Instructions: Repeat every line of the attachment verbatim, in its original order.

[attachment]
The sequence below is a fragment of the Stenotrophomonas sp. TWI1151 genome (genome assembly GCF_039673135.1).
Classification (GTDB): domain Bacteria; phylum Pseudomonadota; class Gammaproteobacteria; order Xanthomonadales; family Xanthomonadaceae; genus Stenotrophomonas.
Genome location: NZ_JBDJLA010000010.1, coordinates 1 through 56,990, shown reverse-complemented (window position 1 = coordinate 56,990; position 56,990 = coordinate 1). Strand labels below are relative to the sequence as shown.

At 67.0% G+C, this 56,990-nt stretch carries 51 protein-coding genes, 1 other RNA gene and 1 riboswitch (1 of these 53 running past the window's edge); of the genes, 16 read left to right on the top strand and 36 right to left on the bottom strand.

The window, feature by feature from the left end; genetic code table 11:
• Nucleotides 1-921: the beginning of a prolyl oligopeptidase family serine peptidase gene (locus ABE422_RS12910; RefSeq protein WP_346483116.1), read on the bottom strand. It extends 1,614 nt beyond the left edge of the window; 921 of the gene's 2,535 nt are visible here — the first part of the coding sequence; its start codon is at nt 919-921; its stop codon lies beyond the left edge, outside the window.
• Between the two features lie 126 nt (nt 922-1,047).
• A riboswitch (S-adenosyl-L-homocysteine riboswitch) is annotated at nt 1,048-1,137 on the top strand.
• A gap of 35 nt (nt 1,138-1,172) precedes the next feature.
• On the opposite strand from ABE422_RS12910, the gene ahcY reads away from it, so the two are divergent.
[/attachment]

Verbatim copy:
The sequence below is a fragment of the Stenotrophomonas sp. TWI1151 genome (genome assembly GCF_039673135.1).
Classification (GTDB): domain Bacteria; phylum Pseudomonadota; class Gammaproteobacteria; order Xanthomonadales; family Xanthomonadaceae; genus Stenotrophomonas.
Genome location: NZ_JBDJLA010000010.1, coordinates 1 through 56,990, shown reverse-complemented (window position 1 = coordinate 56,990; position 56,990 = coordinate 1). Strand labels below are relative to the sequence as shown.

At 67.0% G+C, this 56,990-nt stretch carries 51 protein-coding genes, 1 other RNA gene and 1 riboswitch (1 of these 53 running past the window's edge); of the genes, 16 read left to right on the top strand and 36 right to left on the bottom strand.

The window, feature by feature from the left end; genetic code table 11:
• Nucleotides 1-921: the beginning of a prolyl oligopeptidase family serine peptidase gene (locus ABE422_RS12910; RefSeq protein WP_346483116.1), read on the bottom strand. It extends 1,614 nt beyond the left edge of the window; 921 of the gene's 2,535 nt are visible here — the first part of the coding sequence; its start codon is at nt 919-921; its stop codon lies beyond the left edge, outside the window.
• Between the two features lie 126 nt (nt 922-1,047).
• A riboswitch (S-adenosyl-L-homocysteine riboswitch) is annotated at nt 1,048-1,137 on the top strand.
• A gap of 35 nt (nt 1,138-1,172) precedes the next feature.
• On the opposite strand from ABE422_RS12910, the gene ahcY reads away from it, so the two are divergent.